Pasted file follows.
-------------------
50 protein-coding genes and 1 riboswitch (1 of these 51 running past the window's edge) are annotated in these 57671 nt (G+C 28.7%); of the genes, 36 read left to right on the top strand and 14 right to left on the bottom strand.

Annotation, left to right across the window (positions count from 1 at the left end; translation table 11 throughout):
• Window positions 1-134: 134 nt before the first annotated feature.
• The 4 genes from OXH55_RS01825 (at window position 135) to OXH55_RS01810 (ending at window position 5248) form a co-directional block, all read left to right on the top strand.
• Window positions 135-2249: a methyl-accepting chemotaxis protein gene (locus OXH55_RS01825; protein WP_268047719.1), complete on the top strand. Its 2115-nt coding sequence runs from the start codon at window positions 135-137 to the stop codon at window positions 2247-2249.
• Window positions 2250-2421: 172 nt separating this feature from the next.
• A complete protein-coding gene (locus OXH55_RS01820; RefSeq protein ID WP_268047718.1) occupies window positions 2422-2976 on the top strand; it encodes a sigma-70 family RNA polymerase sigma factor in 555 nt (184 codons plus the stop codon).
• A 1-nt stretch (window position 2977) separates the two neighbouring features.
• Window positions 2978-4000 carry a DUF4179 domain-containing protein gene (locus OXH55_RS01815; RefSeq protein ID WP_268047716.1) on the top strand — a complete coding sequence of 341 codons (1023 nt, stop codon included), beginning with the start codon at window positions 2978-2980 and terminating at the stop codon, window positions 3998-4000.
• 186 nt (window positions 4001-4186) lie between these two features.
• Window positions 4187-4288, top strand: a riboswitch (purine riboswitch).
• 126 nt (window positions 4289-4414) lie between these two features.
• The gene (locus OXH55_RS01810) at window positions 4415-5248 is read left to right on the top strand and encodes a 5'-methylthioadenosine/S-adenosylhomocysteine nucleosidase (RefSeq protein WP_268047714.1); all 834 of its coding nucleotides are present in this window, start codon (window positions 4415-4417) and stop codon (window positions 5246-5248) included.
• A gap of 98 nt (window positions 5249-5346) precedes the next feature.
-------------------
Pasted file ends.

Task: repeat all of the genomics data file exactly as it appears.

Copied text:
50 protein-coding genes and 1 riboswitch (1 of these 51 running past the window's edge) are annotated in these 57671 nt (G+C 28.7%); of the genes, 36 read left to right on the top strand and 14 right to left on the bottom strand.

Annotation, left to right across the window (positions count from 1 at the left end; translation table 11 throughout):
• Window positions 1-134: 134 nt before the first annotated feature.
• The 4 genes from OXH55_RS01825 (at window position 135) to OXH55_RS01810 (ending at window position 5248) form a co-directional block, all read left to right on the top strand.
• Window positions 135-2249: a methyl-accepting chemotaxis protein gene (locus OXH55_RS01825; protein WP_268047719.1), complete on the top strand. Its 2115-nt coding sequence runs from the start codon at window positions 135-137 to the stop codon at window positions 2247-2249.
• Window positions 2250-2421: 172 nt separating this feature from the next.
• A complete protein-coding gene (locus OXH55_RS01820; RefSeq protein ID WP_268047718.1) occupies window positions 2422-2976 on the top strand; it encodes a sigma-70 family RNA polymerase sigma factor in 555 nt (184 codons plus the stop codon).
• A 1-nt stretch (window position 2977) separates the two neighbouring features.
• Window positions 2978-4000 carry a DUF4179 domain-containing protein gene (locus OXH55_RS01815; RefSeq protein ID WP_268047716.1) on the top strand — a complete coding sequence of 341 codons (1023 nt, stop codon included), beginning with the start codon at window positions 2978-2980 and terminating at the stop codon, window positions 3998-4000.
• 186 nt (window positions 4001-4186) lie between these two features.
• Window positions 4187-4288, top strand: a riboswitch (purine riboswitch).
• 126 nt (window positions 4289-4414) lie between these two features.
• The gene (locus OXH55_RS01810) at window positions 4415-5248 is read left to right on the top strand and encodes a 5'-methylthioadenosine/S-adenosylhomocysteine nucleosidase (RefSeq protein WP_268047714.1); all 834 of its coding nucleotides are present in this window, start codon (window positions 4415-4417) and stop codon (window positions 5246-5248) included.
• A gap of 98 nt (window positions 5249-5346) precedes the next feature.